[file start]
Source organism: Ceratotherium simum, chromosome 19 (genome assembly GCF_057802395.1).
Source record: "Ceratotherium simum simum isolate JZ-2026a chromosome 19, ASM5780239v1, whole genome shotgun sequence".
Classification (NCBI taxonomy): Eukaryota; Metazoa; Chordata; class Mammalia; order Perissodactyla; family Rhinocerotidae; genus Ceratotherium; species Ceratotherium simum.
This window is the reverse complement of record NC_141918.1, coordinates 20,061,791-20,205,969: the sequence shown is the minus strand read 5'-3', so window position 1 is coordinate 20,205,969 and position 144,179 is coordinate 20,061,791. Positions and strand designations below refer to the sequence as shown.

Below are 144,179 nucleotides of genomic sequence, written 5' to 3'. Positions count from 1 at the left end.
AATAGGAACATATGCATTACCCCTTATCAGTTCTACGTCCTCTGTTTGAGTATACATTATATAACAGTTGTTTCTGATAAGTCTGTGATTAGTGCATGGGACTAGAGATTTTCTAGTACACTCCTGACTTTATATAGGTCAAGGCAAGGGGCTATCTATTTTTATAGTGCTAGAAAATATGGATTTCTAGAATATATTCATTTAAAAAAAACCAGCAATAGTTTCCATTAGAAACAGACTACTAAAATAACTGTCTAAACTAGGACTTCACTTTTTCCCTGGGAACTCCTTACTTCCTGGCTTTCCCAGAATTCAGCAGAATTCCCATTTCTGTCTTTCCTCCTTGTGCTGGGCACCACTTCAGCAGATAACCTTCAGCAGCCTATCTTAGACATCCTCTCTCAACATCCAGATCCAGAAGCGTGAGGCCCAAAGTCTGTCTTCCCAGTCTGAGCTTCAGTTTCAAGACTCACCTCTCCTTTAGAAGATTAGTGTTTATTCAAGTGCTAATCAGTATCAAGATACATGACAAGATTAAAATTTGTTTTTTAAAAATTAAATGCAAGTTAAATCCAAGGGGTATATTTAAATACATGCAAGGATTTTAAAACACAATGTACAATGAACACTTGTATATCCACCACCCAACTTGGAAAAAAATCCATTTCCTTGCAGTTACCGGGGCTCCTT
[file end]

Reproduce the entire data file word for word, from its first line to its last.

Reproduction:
Source organism: Ceratotherium simum, chromosome 19 (genome assembly GCF_057802395.1).
Source record: "Ceratotherium simum simum isolate JZ-2026a chromosome 19, ASM5780239v1, whole genome shotgun sequence".
Classification (NCBI taxonomy): Eukaryota; Metazoa; Chordata; class Mammalia; order Perissodactyla; family Rhinocerotidae; genus Ceratotherium; species Ceratotherium simum.
This window is the reverse complement of record NC_141918.1, coordinates 20,061,791-20,205,969: the sequence shown is the minus strand read 5'-3', so window position 1 is coordinate 20,205,969 and position 144,179 is coordinate 20,061,791. Positions and strand designations below refer to the sequence as shown.

Below are 144,179 nucleotides of genomic sequence, written 5' to 3'. Positions count from 1 at the left end.
AATAGGAACATATGCATTACCCCTTATCAGTTCTACGTCCTCTGTTTGAGTATACATTATATAACAGTTGTTTCTGATAAGTCTGTGATTAGTGCATGGGACTAGAGATTTTCTAGTACACTCCTGACTTTATATAGGTCAAGGCAAGGGGCTATCTATTTTTATAGTGCTAGAAAATATGGATTTCTAGAATATATTCATTTAAAAAAAACCAGCAATAGTTTCCATTAGAAACAGACTACTAAAATAACTGTCTAAACTAGGACTTCACTTTTTCCCTGGGAACTCCTTACTTCCTGGCTTTCCCAGAATTCAGCAGAATTCCCATTTCTGTCTTTCCTCCTTGTGCTGGGCACCACTTCAGCAGATAACCTTCAGCAGCCTATCTTAGACATCCTCTCTCAACATCCAGATCCAGAAGCGTGAGGCCCAAAGTCTGTCTTCCCAGTCTGAGCTTCAGTTTCAAGACTCACCTCTCCTTTAGAAGATTAGTGTTTATTCAAGTGCTAATCAGTATCAAGATACATGACAAGATTAAAATTTGTTTTTTAAAAATTAAATGCAAGTTAAATCCAAGGGGTATATTTAAATACATGCAAGGATTTTAAAACACAATGTACAATGAACACTTGTATATCCACCACCCAACTTGGAAAAAAATCCATTTCCTTGCAGTTACCGGGGCTCCTT